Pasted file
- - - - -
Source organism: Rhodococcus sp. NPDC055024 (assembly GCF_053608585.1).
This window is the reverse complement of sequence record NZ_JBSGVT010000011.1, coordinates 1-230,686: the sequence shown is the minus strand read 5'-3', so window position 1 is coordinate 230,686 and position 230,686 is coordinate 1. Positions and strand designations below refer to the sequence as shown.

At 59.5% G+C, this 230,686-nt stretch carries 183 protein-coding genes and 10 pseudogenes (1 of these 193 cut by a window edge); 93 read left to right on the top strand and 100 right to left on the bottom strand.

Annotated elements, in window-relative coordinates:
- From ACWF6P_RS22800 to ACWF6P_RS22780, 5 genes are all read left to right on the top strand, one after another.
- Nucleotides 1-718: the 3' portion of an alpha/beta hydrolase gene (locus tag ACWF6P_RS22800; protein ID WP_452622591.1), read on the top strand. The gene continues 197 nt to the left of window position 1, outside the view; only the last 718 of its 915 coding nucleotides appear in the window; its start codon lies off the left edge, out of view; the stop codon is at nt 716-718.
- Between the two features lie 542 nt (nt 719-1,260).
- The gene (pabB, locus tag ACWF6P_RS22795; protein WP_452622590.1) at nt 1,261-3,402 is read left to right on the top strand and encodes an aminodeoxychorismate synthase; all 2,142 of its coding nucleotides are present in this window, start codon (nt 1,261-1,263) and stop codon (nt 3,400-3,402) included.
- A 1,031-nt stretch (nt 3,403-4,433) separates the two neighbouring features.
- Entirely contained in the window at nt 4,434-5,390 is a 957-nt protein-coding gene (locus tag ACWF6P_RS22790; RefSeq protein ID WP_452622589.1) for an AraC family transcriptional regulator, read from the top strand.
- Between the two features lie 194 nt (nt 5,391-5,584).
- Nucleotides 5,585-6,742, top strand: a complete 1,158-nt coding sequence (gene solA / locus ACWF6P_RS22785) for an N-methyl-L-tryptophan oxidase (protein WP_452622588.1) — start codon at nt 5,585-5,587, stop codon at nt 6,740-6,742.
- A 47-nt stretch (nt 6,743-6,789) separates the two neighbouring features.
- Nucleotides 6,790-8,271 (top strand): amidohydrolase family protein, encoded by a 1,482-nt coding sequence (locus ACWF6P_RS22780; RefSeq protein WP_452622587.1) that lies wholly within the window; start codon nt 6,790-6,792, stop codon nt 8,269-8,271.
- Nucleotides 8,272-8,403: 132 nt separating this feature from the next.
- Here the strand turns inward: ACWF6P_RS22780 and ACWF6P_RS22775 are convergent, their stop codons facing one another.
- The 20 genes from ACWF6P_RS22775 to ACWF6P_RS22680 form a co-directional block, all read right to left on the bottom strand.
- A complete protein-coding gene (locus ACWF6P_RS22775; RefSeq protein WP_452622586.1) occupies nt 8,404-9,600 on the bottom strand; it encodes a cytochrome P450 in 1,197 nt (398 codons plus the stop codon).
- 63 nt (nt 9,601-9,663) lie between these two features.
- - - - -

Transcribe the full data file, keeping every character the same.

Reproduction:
Source organism: Rhodococcus sp. NPDC055024 (assembly GCF_053608585.1).
This window is the reverse complement of sequence record NZ_JBSGVT010000011.1, coordinates 1-230,686: the sequence shown is the minus strand read 5'-3', so window position 1 is coordinate 230,686 and position 230,686 is coordinate 1. Positions and strand designations below refer to the sequence as shown.

At 59.5% G+C, this 230,686-nt stretch carries 183 protein-coding genes and 10 pseudogenes (1 of these 193 cut by a window edge); 93 read left to right on the top strand and 100 right to left on the bottom strand.

Annotated elements, in window-relative coordinates:
- From ACWF6P_RS22800 to ACWF6P_RS22780, 5 genes are all read left to right on the top strand, one after another.
- Nucleotides 1-718: the 3' portion of an alpha/beta hydrolase gene (locus tag ACWF6P_RS22800; protein ID WP_452622591.1), read on the top strand. The gene continues 197 nt to the left of window position 1, outside the view; only the last 718 of its 915 coding nucleotides appear in the window; its start codon lies off the left edge, out of view; the stop codon is at nt 716-718.
- Between the two features lie 542 nt (nt 719-1,260).
- The gene (pabB, locus tag ACWF6P_RS22795; protein WP_452622590.1) at nt 1,261-3,402 is read left to right on the top strand and encodes an aminodeoxychorismate synthase; all 2,142 of its coding nucleotides are present in this window, start codon (nt 1,261-1,263) and stop codon (nt 3,400-3,402) included.
- A 1,031-nt stretch (nt 3,403-4,433) separates the two neighbouring features.
- Entirely contained in the window at nt 4,434-5,390 is a 957-nt protein-coding gene (locus tag ACWF6P_RS22790; RefSeq protein ID WP_452622589.1) for an AraC family transcriptional regulator, read from the top strand.
- Between the two features lie 194 nt (nt 5,391-5,584).
- Nucleotides 5,585-6,742, top strand: a complete 1,158-nt coding sequence (gene solA / locus ACWF6P_RS22785) for an N-methyl-L-tryptophan oxidase (protein WP_452622588.1) — start codon at nt 5,585-5,587, stop codon at nt 6,740-6,742.
- A 47-nt stretch (nt 6,743-6,789) separates the two neighbouring features.
- Nucleotides 6,790-8,271 (top strand): amidohydrolase family protein, encoded by a 1,482-nt coding sequence (locus ACWF6P_RS22780; RefSeq protein WP_452622587.1) that lies wholly within the window; start codon nt 6,790-6,792, stop codon nt 8,269-8,271.
- Nucleotides 8,272-8,403: 132 nt separating this feature from the next.
- Here the strand turns inward: ACWF6P_RS22780 and ACWF6P_RS22775 are convergent, their stop codons facing one another.
- The 20 genes from ACWF6P_RS22775 to ACWF6P_RS22680 form a co-directional block, all read right to left on the bottom strand.
- A complete protein-coding gene (locus ACWF6P_RS22775; RefSeq protein WP_452622586.1) occupies nt 8,404-9,600 on the bottom strand; it encodes a cytochrome P450 in 1,197 nt (398 codons plus the stop codon).
- 63 nt (nt 9,601-9,663) lie between these two features.